Again - if it tastes good, you can use it.  Water chemistry doesn't really impact extract brewing unless it tastes bad.  

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i dnt mind buying the purified spring water, i pay like .59 cents/gallon, for an lbk, thats under $2.00. i dnt go over boar on brand name,

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I use tap water and treat it with Campden tablets.  I have used spring water for a batch and saw no difference from my tap water.  I am in a brew club with a lot of all grain brewers that use the same municipality water that I do and they have no issues.  My water smells like a swimming pool but after I treat with Campden and let the water sit for 5 minutes there is no smell at all.

 

Just make sure you get rid of the clorine or cloramine in your water.  Of course that is if your water taste good to start with.

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I went to buy two 4ltr jugs of water from the store, when i got home i saw that they were jugs of natural spring water. Is this ok to use for my next batch? Thanks :D

 

I've used Natural Spring Water for everyone of my batches and each has been fine.  Definitely avoid distilled water.

 

Kevin

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I've used spring water - Poland Springs because when we culture finicky microorganisms in the lab, it works best. However, for the past year I have been using charcoal filtered water from the tap, with excellent results.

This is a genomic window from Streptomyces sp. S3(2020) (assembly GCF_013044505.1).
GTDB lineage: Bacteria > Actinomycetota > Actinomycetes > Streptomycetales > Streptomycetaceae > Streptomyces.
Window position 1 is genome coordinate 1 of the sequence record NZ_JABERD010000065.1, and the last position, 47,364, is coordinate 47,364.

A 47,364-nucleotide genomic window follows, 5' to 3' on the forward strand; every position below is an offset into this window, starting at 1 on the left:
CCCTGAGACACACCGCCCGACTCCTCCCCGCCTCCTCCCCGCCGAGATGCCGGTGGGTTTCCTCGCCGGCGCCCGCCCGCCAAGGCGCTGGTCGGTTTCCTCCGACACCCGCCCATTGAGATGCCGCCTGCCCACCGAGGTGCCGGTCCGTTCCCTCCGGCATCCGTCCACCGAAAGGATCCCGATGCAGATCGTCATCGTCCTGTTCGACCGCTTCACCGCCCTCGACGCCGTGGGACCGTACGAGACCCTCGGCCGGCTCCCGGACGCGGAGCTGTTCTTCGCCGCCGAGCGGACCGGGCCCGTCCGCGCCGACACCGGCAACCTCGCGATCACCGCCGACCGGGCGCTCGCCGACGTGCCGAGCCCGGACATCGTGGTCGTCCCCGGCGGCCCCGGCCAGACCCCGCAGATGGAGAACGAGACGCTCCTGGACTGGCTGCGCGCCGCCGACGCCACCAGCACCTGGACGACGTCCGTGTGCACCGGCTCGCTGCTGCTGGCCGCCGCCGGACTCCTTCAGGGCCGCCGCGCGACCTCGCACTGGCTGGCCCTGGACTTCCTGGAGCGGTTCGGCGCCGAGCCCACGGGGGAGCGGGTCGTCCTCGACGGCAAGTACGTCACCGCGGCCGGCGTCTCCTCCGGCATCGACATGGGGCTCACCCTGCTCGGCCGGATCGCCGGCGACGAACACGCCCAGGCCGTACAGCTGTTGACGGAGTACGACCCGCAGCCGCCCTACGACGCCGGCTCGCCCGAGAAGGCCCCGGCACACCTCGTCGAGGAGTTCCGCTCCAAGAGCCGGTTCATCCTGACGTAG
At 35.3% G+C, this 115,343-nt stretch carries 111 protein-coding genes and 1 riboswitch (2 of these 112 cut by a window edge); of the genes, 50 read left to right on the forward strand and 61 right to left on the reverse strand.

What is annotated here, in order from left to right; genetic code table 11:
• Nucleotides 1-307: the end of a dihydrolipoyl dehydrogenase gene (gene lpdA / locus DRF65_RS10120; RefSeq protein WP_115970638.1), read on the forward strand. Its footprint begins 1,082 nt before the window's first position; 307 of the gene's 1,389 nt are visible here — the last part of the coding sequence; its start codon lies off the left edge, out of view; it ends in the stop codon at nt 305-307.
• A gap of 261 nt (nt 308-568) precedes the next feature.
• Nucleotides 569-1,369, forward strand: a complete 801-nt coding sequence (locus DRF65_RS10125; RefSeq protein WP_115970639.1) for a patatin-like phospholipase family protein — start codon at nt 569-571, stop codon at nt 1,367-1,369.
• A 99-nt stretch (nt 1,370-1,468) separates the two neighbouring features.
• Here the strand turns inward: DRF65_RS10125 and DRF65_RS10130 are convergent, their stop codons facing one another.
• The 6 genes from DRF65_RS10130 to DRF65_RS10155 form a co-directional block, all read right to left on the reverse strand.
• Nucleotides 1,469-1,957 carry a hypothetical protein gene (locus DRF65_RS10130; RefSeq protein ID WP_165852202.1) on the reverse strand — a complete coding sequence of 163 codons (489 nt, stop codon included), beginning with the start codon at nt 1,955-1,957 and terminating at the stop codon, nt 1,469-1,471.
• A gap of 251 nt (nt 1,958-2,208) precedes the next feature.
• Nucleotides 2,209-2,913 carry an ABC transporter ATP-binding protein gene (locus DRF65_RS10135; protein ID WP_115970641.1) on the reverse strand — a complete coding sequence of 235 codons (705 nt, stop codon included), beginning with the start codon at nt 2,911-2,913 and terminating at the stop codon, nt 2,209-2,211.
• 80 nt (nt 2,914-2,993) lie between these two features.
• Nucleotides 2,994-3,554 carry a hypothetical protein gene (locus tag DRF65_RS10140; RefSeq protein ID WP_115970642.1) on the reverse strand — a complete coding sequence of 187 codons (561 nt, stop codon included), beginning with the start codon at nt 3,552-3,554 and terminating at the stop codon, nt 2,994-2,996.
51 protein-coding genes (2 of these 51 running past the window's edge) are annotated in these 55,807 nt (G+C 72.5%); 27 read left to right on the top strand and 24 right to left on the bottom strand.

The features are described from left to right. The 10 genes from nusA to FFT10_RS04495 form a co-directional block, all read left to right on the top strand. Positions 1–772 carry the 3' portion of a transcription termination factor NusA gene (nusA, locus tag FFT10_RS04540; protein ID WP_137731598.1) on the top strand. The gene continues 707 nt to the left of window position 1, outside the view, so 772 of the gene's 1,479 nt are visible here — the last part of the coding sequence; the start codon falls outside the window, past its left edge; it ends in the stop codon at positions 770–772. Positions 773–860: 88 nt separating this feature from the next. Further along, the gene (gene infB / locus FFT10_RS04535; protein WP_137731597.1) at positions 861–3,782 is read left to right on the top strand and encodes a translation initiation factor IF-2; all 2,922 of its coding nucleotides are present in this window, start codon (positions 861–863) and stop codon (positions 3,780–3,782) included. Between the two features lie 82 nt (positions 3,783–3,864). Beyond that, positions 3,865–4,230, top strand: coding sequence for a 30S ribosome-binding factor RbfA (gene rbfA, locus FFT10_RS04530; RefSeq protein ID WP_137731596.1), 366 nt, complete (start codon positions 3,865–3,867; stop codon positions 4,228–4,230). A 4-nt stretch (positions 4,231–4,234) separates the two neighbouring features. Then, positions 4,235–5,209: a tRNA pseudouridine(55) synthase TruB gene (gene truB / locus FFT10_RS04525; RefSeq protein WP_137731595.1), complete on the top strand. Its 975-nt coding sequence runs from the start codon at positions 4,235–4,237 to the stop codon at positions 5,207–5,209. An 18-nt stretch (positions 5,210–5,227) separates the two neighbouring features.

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Actually you can use distilled water. But you are going to have to "build" your water by adding the minerals back into it that distilling took out. If you have a degree in chemistry or know what you're doing this is a very good way to make your water very much like the water from specific regions of the world.

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My tap water tastes good and has no odor. So I have always used it and have never had any issues, flavor or otherwise.

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Yeah I sometimes use distilled water in a 2:1 or 3:1 ratio to local water to reduce the mineral content in for the brew and it makes a much cleaner tasting lager for example.

 

The online water calculators work great, you can divide your mineral content down to get the desired level on the highest mineral, then use that for the ratio of distilled water.Then add back any other minerals that are now lacking to make the desired profile - based on suggested chemicals.